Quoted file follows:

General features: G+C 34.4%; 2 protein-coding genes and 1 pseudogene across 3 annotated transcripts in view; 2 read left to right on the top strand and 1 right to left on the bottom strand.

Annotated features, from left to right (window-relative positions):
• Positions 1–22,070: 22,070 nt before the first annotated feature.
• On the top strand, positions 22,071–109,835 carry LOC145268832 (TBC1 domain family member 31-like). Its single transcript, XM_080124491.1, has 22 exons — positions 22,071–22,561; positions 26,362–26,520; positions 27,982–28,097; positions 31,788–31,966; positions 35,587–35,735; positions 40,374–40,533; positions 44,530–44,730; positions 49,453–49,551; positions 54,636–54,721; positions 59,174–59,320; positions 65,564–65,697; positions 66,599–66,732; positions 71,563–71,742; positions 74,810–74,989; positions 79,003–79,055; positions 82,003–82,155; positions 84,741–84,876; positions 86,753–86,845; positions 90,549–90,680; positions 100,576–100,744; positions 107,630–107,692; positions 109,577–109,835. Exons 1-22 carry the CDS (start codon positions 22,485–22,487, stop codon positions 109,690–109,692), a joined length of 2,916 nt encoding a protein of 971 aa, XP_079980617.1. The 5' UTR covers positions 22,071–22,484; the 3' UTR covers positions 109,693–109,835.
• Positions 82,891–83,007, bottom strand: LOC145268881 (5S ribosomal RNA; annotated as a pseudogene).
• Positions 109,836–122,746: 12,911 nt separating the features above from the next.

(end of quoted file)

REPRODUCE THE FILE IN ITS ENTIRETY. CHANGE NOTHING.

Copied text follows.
General features: G+C 34.4%; 2 protein-coding genes and 1 pseudogene across 3 annotated transcripts in view; 2 read left to right on the top strand and 1 right to left on the bottom strand.

Annotated features, from left to right (window-relative positions):
• Positions 1–22,070: 22,070 nt before the first annotated feature.
• On the top strand, positions 22,071–109,835 carry LOC145268832 (TBC1 domain family member 31-like). Its single transcript, XM_080124491.1, has 22 exons — positions 22,071–22,561; positions 26,362–26,520; positions 27,982–28,097; positions 31,788–31,966; positions 35,587–35,735; positions 40,374–40,533; positions 44,530–44,730; positions 49,453–49,551; positions 54,636–54,721; positions 59,174–59,320; positions 65,564–65,697; positions 66,599–66,732; positions 71,563–71,742; positions 74,810–74,989; positions 79,003–79,055; positions 82,003–82,155; positions 84,741–84,876; positions 86,753–86,845; positions 90,549–90,680; positions 100,576–100,744; positions 107,630–107,692; positions 109,577–109,835. Exons 1-22 carry the CDS (start codon positions 22,485–22,487, stop codon positions 109,690–109,692), a joined length of 2,916 nt encoding a protein of 971 aa, XP_079980617.1. The 5' UTR covers positions 22,071–22,484; the 3' UTR covers positions 109,693–109,835.
• Positions 82,891–83,007, bottom strand: LOC145268881 (5S ribosomal RNA; annotated as a pseudogene).
• Positions 109,836–122,746: 12,911 nt separating the features above from the next.